How To Understand Access As A Relational Database
Tue 23rd August 2011
Access contains data arranged in tables, with Field names as table headings and each table row representing a unique record. If you've used Excel, the Access table looks very similar to an Excel spreadsheet with its columns and rows data arrangement. However Access has the special capability of being able to easily link tables together. You can link spreadsheet tables together in Excel as well using different formula such as lookups, but it can be unwieldy, particularly if the data lists change. In Access once tables are linked in relationships, it's easy to work with data in different tables no matter if the table data changes.
When Access tables are linked in relationships, you create a link between two tables at a time. You do this in the Relationships view in Access. The link is made between fields common to both tables. So for example suppose you have one table listing the staff in a shop, with each member of staff assigned a particular ID in their primary key field. The primary key means that there is a unique staff ID for each member of staff and there are no duplicates. You also have a second table listing all the sales made by the staff. In this second table one field is used to log the staff ID of the person who made the sale. So as each sale is logged, we type in the sales details and the salesperson's ID, so we know who made the sale.
Because the data in the staff table ID field, and the data in sales table Staff ID field refers to the same person, we can create a link between these two fields. So we select the Access Relationships view. In this view you add the two tables in question, for example, our Staff and Sales tables. Then in this view we drag the Staff ID from the Staff table to the Staff ID in the Sales table, and then release the mouse. We then tick the checkbox for "Referential Integrity" and click OK to finish. Access now draws a link between the two tables in this view. You can see a 1 symbol at one side of the link and an infinity symbol at the other end. This is called a one to many relationship.
In practical terms this means that one member of staff can make many sales. The referential integrity feature means that staff must be added to the Staff table before they can be added to the sales table. The view can then be saved and closed. So in this example we've created a link between a primary key, the Staff ID field in the Staff table, and a non primary key, the Staff ID field in the Sales table. This is the commonest type in relationship link between Access tables and results in a one to many relationship.
Once a relationship has been created between two tables, we can create queries, forms or reports which use this relationship. In Access the analysis is usually done by the queries. A query can choose data from both related tables, for example to list staff names against each sale made. The query can also answer questions such as "How many sales has Mary made?" or "What is the average sales value for Fred's sales?"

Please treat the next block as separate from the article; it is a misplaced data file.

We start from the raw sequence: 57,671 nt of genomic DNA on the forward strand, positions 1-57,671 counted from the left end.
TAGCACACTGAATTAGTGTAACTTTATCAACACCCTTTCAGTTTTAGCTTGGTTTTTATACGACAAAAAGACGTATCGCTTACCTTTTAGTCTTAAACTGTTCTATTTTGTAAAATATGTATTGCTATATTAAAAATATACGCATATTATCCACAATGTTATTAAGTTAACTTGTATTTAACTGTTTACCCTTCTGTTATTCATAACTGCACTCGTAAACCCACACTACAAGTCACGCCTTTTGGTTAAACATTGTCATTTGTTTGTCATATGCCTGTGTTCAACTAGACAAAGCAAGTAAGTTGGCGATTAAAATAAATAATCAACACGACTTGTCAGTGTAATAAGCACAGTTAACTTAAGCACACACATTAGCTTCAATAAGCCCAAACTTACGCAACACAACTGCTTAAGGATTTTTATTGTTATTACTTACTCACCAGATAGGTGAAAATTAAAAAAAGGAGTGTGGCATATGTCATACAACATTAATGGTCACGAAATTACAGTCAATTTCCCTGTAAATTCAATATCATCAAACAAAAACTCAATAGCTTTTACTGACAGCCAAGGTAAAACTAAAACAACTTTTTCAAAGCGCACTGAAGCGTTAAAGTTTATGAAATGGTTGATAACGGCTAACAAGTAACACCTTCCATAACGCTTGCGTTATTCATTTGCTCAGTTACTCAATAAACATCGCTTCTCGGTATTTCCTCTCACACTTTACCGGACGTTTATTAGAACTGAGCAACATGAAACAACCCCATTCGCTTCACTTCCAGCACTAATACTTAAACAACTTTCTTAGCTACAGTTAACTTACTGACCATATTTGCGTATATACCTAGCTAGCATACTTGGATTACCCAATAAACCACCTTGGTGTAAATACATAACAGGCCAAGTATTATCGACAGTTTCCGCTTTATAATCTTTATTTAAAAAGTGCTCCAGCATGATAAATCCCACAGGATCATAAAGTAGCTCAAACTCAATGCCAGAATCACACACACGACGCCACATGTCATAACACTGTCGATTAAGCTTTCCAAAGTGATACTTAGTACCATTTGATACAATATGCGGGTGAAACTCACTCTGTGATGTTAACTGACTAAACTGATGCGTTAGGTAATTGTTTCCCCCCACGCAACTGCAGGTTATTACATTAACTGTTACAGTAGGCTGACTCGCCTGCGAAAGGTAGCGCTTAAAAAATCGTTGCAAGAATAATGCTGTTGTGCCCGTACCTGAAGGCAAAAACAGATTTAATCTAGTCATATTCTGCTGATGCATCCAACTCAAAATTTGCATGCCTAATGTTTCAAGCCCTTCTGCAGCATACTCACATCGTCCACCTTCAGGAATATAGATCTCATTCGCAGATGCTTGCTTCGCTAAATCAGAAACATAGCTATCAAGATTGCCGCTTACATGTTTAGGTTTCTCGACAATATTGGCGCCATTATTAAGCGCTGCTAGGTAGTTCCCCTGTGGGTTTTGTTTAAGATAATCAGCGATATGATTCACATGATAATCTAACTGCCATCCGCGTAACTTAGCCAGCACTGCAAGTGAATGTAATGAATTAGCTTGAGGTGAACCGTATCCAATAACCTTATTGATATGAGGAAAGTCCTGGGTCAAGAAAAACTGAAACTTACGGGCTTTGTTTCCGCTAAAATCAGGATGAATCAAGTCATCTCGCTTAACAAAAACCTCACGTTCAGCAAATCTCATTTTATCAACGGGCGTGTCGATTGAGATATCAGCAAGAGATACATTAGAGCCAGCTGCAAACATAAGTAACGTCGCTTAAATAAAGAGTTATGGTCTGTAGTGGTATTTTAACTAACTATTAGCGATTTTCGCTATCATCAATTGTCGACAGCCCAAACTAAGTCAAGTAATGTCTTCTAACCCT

You can create other links between tables in the database. Suppose in our example we also have a salary table for all the staff. Because the data is confidential, it's in in a separate table. The primary key field in the Salary table is also StaffID and other fields are used for gross salary, tax and national insurance. So the Salary table lists all salary details for each member of staff and the StaffID data is the same as in the Staff table. So each person in the Staff table has a corresponding entry in the Salary table.
If we now select the Relationships view and add the Salary table to the view, in addition to the Staff and Sales table, we can link the Staff and Salary tables. To do this we drag Staff ID from the Staff table to the Staff ID in the Salary table and release the mouse. We then tick Referential Integrity and click OK to complete. Now you'll see these two tables linked in the view. Notice that this link shows with 1 symbols beside each link. Linking a primary key in one table to the primary key in another table results in a one to one relationship. And again, the referential integrity feature means that staff details must be added to the staff table before being added to the Salary table.
Because the tables are linked, we can create a query to show, for example, each person's name and their full salary details, perhaps use by the accounts department in preparing wage slips.
So an Access relational database consists of tables which have common fields linked in different ways. This links are created in the relationships view in one to many and one to one relationships. These relationships allow users to create queries which show data from different related tables. Forms and reports can then be created based on these queries to create, for example sales reports or wage slips which show data from multiple tables.
Hopefully this short article has given you a brief insight into Access as a relational database. If you'd like to learn more about Access consider attending a training course. There are lots to choose from and the best ones give you lots of hands on practice under expert guidance.
Original article appears here: